Your employment contract may include a clause that prevents you from carrying on a side business that competes with your employer, or prohibits you from working in a particular industry or profession after you leave your job. These clauses are known as “restraint of trade” clauses, and employers incorporate them in employment contracts to protect their business. In South Australia, restraint of trade clauses are regulated by the common law and, where a restraint is in relation to trade or commerce, under the Competition and Consumer Act 2010 (Cth). Unlike NSW, South Australia does not have any specific statutory limitations on restraint of trade clauses.
A restraint of trade clause can come in a variety of different forms. For example, a restraint of trade clause may stop you from working with one of your former employer’s competitors. Alternatively, it may stop you from trying to get business from your former employer’s customers, stop you from competing with your employer while you are still employed by them, or stop you from divulging trade secrets. The restriction will only last for a particular period of time and usually only within a certain geographical area; if none is specified, then the restriction may be invalid.
If you are about to start a new job and there is a restraint of trade clause in the contract your employer wants you to sign, you could discuss the clause with them or ask a lawyer about how the clause might affect you in the future.
Generally speaking, the common law accepts that people should be free to exercise their capacities for work and trade however they see fit. Because of this, restraint of trade clauses are treated as void and unenforceable as a general rule. However, if your employment contract has a restraint of trade clause in it because your employer (or former employer) has a legitimate business interest to protect and the scope and timing of that restraint is reasonable, then the clause will be enforceable. The onus is on your employer or former employer to show this to be the case.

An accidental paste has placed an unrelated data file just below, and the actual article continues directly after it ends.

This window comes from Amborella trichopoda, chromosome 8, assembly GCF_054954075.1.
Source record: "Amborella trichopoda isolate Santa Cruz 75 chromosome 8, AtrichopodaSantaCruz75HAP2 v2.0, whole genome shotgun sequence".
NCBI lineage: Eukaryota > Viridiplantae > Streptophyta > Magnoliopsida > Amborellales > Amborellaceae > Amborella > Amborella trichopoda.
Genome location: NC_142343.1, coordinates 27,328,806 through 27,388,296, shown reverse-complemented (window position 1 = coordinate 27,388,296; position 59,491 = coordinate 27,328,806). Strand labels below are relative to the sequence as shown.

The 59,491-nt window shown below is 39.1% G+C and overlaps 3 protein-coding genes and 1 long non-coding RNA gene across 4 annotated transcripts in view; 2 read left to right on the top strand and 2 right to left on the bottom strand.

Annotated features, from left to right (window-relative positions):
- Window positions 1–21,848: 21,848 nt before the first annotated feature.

An employer may have a legitimate business interest to protect if it is trying to protect its business and income. This can include protecting its relationships with clients from future competition, protecting its trade secrets or protecting its goodwill. However, simply trying to protect itself from future competition has been held not to be a legitimate interest. Because of this, restraint of trade clauses are most commonly found in industries where an employee learns trade secrets, such as the food and pharmaceuticals industries.
Whether a restraint of trade clause is reasonable will depend on all the circumstances of the case. It will be unreasonable if it goes beyond what was necessary to protect the employer’s business. A Court will consider a number of factors in deciding whether a restraint of trade clause is reasonable. These factors include:
How long the restraint of trade clause lasts for. If it lasts for too long, it may be considered to be unreasonable.
The kind of work you did as an employee, including factors such as your role with your employer, your seniority, your work duties and whether your role required you to deal with clients. If you were required to deal with clients or your work involved a high level of sophistication, such as access to trade secrets, a restraint of trade clause is more likely to be reasonable.
The geographical extent of the clause. This will depend on the nature of your former employer’s business. For example, if their market is solely limited to South Australia, it may be unreasonable to restrain you from performing a similar role in Western Australia.
In NSW, a court can “read down” a restraint of trade clause, meaning even if it is unreasonable, the court can modify it to apply in more limited circumstances (e.g. a clause that applies for 2 years can be read down to apply for 1 year). In South Australia, courts do not have the power to do this. To deal with this, employers often include “cascading” restraint of trade clauses in employment contracts, which consist of multiple restraints which overlap. This means that if one or more restraints are unenforceable, they can be severed from the rest of the employment contract, and the reasonable restraints of trade can continue to operate.
Before a hearing is held to determine whether a restraint of trade clause is void, your former employer may seek an interlocutory injunction to prevent you from doing anything which would breach the restraint of trade clause. As mentioned above, your former employer has the onus of proving to a court that a restraint of trade clause is not void. However, if it discharges this onus, the onus then turns to you to show that the restraint of trade clause is not in the public interest.